Damien Hirst: Relics and Fly Paintings - Gagosian Britannia Street

Martyn White

Posted on September 11 2021

The second instalment of a yearlong takeover at Gagosian Britannia Street, Damien Hirst launches 'Relics and Fly Paintings'


In a yearlong takeover of the Gagosian gallery's Britannia Street location, English Artist Damien Hirst launches his second exhibition titled 'Relics and Fly Paintings'. For this new iteration, the artist has clad the interior of the gallery in dark butterfly-patterned wallpaper that reproduces the kaleidoscopic presence of his 'Valley of Death (2010) painting. With an almost haunting atmosphere, the exhibition brings together a number of Hirst's bodies of work, prompting reflections on themes of darkness and death, the past and the future. 

Damien Hirst: Relics and Fly Paintings exhibition at the Gagosian Britannia Street Gallery in LondonDamien Hirst: Relics and Fly Paintings exhibition at the Gagosian Britannia Street Gallery in LondonDamien Hirst: Relics and Fly Paintings exhibition at the Gagosian Britannia Street Gallery in London

Hirst’s Relics are an exploration into death, a theme regularly displayed in many of his works. Cast in bronze, the works depict corpses, skeletons, and mummies in meticulous detail. Juxtaposing morbid realism with fantastical sources of inspiration, these bodies frozen in time emphasize the artist’s deft combinations of art, science, history, and religion. A collection of metallic Meteorites of various sizes continues Hirst’s engagement with the concept of the simulacrum and plays into the long-standing human fascination with outer space. 

Damien Hirst: Relics and Fly Paintings exhibition at the Gagosian Britannia Street Gallery in LondonDamien Hirst: Relics and Fly Paintings exhibition at the Gagosian Britannia Street Gallery in London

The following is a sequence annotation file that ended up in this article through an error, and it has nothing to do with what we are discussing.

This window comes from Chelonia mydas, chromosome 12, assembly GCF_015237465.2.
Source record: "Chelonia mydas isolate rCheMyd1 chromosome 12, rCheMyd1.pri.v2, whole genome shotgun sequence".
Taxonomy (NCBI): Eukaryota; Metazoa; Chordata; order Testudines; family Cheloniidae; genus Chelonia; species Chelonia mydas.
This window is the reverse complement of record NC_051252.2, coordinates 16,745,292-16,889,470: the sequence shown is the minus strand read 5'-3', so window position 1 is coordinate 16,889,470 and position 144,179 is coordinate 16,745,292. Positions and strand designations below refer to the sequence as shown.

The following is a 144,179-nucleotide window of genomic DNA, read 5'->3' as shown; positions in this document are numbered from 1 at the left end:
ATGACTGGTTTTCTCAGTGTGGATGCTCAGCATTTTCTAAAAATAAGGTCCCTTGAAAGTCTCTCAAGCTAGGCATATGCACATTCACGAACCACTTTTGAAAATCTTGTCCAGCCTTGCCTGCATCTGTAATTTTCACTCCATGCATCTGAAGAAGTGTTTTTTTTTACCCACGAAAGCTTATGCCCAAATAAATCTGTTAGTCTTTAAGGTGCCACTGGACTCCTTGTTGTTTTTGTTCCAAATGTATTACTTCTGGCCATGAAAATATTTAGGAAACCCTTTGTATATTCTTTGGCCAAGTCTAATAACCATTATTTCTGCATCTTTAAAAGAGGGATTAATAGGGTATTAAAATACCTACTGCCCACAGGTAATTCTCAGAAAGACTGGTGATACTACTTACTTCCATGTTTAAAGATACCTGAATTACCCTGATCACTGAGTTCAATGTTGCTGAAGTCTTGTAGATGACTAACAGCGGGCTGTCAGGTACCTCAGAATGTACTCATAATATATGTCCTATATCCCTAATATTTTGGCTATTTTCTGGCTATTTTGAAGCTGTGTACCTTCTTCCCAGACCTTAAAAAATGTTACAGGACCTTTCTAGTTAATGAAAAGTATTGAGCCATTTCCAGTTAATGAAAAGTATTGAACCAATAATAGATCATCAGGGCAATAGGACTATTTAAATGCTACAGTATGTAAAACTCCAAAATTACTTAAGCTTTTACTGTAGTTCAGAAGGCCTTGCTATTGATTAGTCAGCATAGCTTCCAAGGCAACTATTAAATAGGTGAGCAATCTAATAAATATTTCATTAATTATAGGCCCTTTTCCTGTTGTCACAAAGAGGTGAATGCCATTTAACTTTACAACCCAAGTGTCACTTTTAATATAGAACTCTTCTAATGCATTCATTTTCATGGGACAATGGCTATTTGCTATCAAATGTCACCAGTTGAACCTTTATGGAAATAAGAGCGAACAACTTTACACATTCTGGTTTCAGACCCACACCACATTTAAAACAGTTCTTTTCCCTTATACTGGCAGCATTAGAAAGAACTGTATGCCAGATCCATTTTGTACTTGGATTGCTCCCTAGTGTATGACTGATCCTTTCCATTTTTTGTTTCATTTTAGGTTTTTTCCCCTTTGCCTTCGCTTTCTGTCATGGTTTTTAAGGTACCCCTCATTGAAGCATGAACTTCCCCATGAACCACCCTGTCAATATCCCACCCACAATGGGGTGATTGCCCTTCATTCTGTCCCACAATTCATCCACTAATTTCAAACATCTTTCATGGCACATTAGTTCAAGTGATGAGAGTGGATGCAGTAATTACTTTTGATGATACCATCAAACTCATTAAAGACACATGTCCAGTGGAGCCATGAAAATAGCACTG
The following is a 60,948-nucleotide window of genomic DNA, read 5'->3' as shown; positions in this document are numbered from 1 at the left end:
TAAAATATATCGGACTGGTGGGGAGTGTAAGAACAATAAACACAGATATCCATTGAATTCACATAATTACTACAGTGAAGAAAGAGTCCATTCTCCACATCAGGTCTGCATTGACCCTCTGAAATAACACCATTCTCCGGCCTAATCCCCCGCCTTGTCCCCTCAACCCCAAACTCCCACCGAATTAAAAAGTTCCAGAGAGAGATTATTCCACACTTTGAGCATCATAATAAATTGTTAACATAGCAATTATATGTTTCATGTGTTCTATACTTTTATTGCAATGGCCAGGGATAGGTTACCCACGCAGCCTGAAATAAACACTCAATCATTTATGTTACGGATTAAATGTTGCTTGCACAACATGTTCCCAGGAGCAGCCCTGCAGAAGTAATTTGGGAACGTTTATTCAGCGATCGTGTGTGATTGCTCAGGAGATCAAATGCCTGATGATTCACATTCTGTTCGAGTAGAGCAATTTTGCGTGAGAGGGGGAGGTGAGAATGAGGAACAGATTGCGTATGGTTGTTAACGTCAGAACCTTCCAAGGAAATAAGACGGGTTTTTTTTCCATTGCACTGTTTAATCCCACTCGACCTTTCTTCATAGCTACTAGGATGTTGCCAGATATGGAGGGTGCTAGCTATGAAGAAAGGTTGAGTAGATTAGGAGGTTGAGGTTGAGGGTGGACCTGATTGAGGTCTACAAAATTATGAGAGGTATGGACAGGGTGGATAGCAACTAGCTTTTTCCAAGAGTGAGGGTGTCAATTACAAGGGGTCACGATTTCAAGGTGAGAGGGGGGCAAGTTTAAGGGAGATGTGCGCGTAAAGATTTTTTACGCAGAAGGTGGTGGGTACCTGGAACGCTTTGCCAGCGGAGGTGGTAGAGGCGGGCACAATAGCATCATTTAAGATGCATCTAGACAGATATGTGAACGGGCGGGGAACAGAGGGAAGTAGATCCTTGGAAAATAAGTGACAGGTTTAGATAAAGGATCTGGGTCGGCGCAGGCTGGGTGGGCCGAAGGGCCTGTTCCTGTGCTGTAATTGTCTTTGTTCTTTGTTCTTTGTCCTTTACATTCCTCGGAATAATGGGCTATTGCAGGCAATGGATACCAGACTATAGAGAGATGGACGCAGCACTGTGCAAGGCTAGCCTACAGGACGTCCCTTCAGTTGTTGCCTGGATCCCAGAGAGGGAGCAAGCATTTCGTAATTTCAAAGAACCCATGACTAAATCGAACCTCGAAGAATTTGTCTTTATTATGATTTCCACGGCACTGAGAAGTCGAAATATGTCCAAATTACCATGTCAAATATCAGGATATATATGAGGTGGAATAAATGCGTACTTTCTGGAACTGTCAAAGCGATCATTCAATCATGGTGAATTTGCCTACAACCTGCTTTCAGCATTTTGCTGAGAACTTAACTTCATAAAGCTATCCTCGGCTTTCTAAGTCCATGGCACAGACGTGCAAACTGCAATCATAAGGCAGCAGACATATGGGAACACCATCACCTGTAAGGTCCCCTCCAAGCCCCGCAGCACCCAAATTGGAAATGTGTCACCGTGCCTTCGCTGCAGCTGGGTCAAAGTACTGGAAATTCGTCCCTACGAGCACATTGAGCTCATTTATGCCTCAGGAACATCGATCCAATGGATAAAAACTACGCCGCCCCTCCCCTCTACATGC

The monumental sculpture The Martyr – Saint Bartholomew (2019) follows the historical tradition of depicting its subject flayed alive as an écorché figure study, balancing biblical devotion with a similar reverence for the human body. While Hirst’s sculpture is a nod to this centuries-old artistic practice, the holy man’s solid stance and gleaming figure are also reminiscent of a robot or a modern anatomical model.

 

Adorning the walls are a range of canvases displayed in many shapes and sizes. From a distance, the works almost appear to be plain, painted to match the colour  of the wallpaper. Upon closer inspection, paint is not the medium of choice but real insects, more specifically, flies. The fly paintings again explore the cycles of life and the fear of death, their presence echoing iconic works such as Kazimir Malevich’s Black Square (1915) and Richard Serra’s black paintstick drawings, among many other references. 

Damien Hirst: Relics and Fly Paintings exhibits at Gagosian Britannia Street until the end of 2021. For more information on the exhibition and the galleries, click to view the official Gagosian website. 

 

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